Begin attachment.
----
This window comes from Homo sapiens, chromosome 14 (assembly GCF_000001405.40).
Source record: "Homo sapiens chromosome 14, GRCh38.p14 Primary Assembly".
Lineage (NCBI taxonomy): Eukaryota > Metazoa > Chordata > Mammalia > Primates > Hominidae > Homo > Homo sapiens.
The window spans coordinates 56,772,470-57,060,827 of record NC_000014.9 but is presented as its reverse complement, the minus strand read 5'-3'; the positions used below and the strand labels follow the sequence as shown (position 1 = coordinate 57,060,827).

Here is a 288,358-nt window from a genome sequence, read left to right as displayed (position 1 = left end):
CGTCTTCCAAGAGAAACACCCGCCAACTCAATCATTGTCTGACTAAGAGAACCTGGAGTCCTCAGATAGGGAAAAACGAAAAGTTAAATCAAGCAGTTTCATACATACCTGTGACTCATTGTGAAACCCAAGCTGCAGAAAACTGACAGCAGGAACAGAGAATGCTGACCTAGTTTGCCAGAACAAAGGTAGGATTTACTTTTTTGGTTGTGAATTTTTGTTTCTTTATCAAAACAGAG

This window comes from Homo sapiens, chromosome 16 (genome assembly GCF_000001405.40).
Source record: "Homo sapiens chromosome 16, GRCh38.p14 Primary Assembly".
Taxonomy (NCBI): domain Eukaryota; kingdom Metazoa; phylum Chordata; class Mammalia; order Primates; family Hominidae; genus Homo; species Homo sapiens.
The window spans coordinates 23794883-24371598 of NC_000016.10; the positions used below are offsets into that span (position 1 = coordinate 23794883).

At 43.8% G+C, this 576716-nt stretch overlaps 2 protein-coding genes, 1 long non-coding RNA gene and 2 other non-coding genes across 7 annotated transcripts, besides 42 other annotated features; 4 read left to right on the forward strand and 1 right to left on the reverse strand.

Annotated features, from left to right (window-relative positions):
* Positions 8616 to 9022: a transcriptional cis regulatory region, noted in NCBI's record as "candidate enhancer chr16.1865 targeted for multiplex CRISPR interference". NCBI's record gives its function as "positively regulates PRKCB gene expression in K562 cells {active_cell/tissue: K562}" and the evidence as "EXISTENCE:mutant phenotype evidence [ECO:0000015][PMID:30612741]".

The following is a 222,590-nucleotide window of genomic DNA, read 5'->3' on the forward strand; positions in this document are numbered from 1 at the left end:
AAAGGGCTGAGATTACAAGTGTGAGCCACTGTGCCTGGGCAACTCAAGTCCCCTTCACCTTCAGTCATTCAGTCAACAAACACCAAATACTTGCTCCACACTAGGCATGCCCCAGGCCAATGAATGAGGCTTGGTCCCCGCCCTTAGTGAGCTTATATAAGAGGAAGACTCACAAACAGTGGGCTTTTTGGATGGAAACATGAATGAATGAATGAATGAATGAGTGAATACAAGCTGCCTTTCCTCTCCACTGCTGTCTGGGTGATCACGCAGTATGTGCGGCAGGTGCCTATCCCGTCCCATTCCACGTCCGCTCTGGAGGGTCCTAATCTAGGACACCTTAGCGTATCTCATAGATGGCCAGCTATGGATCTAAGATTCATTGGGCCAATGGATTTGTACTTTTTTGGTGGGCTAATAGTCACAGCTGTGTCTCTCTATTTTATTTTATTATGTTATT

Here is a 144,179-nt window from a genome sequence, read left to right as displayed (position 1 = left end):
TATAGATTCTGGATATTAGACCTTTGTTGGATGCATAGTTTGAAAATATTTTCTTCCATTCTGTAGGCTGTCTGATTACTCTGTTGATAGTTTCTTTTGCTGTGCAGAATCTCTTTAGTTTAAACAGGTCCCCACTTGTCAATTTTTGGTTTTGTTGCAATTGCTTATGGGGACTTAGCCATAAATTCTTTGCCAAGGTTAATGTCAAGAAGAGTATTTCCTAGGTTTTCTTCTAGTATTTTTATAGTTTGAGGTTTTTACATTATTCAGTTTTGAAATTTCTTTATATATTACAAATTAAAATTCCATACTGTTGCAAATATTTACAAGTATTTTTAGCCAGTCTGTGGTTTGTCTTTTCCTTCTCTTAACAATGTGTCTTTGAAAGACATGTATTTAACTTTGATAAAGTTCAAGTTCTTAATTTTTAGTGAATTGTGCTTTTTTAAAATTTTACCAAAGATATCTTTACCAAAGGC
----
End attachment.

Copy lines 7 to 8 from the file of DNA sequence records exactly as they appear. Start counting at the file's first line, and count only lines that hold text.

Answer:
This window comes from Homo sapiens, chromosome 16 (genome assembly GCF_000001405.40).
Source record: "Homo sapiens chromosome 16, GRCh38.p14 Primary Assembly".